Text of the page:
Tag Archive: Archaeology

Skeleton Lake: Hundreds of people have died over past 1,000 years

A decades-old mystery over an eerie Himalayan lake littered with human remains deepens – as scientists say hundreds of people died there spread over 1,000 years. It was previously thought that the “Skeleton Lake” site was the result of a sudden and strange ancient catastrophe in the 9th century. But new research suggests that skeletons…

Skeletons of a working-class woman and 7-year-old girl are discovered in the Tower of London

skeleton woman

Two mysterious skeletons believed to be a mother and child have been discovered in the Tower of London – but unlike most they do not appear to have been prisoners there.     Although the 950-year-old tower has seen many die at the headman’s axe and hundreds locked within its dungeons, it has not always had such…

Thousand medieval silver coins found in woods in southeastern Denmark

Denmark-coins

A treasure of 1,000 silver coins from the Middle Ages has been found in Vejle close to a forest. The coins, which are made of 80 percent silver and 20 percent copper, weigh approximately one gram apiece. Some 803 of them are loose, while the rest, up to 1,000, are attached to the remains of…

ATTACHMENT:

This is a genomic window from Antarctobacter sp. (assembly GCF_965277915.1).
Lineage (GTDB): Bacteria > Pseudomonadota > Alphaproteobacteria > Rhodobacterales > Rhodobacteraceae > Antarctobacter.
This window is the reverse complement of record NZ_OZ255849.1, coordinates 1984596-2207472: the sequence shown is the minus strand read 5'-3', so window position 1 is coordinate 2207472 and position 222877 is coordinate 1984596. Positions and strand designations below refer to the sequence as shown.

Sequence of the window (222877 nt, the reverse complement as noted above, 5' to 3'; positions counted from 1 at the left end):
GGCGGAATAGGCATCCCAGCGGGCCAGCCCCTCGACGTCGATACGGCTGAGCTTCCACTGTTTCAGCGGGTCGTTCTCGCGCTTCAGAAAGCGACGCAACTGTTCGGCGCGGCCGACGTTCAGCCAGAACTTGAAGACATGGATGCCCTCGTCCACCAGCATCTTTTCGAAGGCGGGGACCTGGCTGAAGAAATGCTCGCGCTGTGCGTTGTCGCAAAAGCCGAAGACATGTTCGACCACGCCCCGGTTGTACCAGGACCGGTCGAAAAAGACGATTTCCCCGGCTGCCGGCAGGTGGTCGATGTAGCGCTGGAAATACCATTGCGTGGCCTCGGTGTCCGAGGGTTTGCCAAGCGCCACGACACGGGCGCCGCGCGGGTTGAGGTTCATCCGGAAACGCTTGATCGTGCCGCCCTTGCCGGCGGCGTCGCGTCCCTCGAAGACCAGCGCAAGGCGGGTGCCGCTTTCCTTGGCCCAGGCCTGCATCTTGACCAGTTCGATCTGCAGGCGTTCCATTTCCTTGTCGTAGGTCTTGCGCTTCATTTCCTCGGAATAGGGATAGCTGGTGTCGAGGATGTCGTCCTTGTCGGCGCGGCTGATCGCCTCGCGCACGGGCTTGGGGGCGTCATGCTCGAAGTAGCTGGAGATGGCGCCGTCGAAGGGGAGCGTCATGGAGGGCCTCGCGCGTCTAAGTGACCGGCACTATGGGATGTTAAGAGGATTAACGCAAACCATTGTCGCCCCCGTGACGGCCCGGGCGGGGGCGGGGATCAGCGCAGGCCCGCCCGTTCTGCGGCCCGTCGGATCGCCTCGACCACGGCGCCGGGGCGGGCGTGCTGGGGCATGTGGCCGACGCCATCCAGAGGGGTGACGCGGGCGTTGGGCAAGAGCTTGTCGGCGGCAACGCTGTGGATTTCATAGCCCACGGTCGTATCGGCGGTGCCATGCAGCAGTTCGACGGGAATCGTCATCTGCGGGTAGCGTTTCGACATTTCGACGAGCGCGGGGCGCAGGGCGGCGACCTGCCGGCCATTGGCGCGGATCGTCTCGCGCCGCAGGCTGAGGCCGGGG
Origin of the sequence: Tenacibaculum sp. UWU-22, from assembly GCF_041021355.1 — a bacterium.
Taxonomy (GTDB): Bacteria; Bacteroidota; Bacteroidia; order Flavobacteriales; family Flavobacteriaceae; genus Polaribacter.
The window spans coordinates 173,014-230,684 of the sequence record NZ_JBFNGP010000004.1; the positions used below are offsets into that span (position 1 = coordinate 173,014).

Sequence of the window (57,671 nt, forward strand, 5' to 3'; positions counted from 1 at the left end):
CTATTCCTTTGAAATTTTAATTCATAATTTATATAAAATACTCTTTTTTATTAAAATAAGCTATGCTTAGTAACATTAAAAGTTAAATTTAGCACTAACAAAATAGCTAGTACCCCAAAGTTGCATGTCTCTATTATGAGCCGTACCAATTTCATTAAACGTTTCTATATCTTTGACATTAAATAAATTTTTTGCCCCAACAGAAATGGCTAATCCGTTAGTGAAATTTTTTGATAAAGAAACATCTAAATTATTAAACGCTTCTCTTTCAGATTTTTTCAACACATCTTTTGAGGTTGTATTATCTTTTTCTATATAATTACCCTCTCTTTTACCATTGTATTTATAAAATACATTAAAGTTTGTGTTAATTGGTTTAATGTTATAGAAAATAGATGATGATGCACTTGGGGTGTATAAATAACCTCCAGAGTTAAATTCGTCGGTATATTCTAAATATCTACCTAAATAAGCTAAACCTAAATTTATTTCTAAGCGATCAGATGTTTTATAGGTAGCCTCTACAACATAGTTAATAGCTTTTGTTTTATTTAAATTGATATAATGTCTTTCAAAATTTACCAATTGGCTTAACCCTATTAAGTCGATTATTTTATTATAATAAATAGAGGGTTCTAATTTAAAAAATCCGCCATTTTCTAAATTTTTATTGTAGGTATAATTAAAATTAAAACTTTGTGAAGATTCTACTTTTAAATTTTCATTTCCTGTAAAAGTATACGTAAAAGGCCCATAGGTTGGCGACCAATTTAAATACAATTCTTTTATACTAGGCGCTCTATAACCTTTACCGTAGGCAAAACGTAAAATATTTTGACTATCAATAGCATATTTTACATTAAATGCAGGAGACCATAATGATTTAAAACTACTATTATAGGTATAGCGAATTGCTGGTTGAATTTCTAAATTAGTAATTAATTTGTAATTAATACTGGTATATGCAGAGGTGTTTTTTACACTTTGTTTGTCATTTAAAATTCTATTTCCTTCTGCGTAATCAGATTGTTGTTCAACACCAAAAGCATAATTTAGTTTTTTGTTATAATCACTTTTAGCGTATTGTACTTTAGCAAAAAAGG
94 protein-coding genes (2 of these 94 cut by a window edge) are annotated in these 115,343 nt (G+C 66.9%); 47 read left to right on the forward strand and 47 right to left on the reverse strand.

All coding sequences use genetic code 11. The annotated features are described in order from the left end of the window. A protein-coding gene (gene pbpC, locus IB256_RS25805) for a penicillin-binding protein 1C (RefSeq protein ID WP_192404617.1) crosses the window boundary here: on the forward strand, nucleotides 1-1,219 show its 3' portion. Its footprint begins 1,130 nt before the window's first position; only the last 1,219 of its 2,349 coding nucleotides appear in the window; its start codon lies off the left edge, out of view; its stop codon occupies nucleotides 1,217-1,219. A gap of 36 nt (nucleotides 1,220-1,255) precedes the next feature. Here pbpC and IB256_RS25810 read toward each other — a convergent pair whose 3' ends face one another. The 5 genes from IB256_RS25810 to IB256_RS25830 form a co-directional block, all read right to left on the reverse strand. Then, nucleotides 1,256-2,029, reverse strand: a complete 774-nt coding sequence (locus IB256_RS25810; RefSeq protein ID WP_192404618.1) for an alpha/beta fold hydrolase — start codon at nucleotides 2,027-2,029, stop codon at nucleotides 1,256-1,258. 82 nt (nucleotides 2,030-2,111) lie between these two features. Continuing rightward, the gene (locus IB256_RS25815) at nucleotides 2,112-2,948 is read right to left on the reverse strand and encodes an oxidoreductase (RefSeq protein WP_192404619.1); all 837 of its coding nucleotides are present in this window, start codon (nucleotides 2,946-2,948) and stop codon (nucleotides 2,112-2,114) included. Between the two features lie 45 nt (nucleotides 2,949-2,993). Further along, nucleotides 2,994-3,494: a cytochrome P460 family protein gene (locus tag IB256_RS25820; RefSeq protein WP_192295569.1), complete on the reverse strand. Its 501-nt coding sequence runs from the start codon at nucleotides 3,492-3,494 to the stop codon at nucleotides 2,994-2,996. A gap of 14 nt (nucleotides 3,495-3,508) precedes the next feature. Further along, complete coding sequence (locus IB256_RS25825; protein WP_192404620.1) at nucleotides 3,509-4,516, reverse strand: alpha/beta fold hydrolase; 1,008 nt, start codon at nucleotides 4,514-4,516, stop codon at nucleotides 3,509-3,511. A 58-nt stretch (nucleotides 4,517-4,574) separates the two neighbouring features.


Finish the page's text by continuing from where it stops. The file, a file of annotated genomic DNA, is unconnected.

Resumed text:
Killing the legend of buried Viking swords

Viking-grave-sword

Swords found in early medieval graves don’t necessarily mark the final resting place of a warrior, new research suggests. The international research, combining literary and archaeological data, borrows from ancient texts to challenges the long-held notion that swords found in excavated ancient gravesites bear the mark of a warrior. Flinders University expert Dr Erin Sebo says…

Medieval remains found on site of new United Utilities water pipeline near Bridekirk

Pipeline-ruins

Archaeologists investigating medieval ruins along the route of the new 100km pipeline near Cockermouth found an ancient skeleton and new clues to the area’s Roman past. The discoveries were made in a field south of Bridekirk ahead of building work taking place and have just been revealed by United Utilities. They came out of the…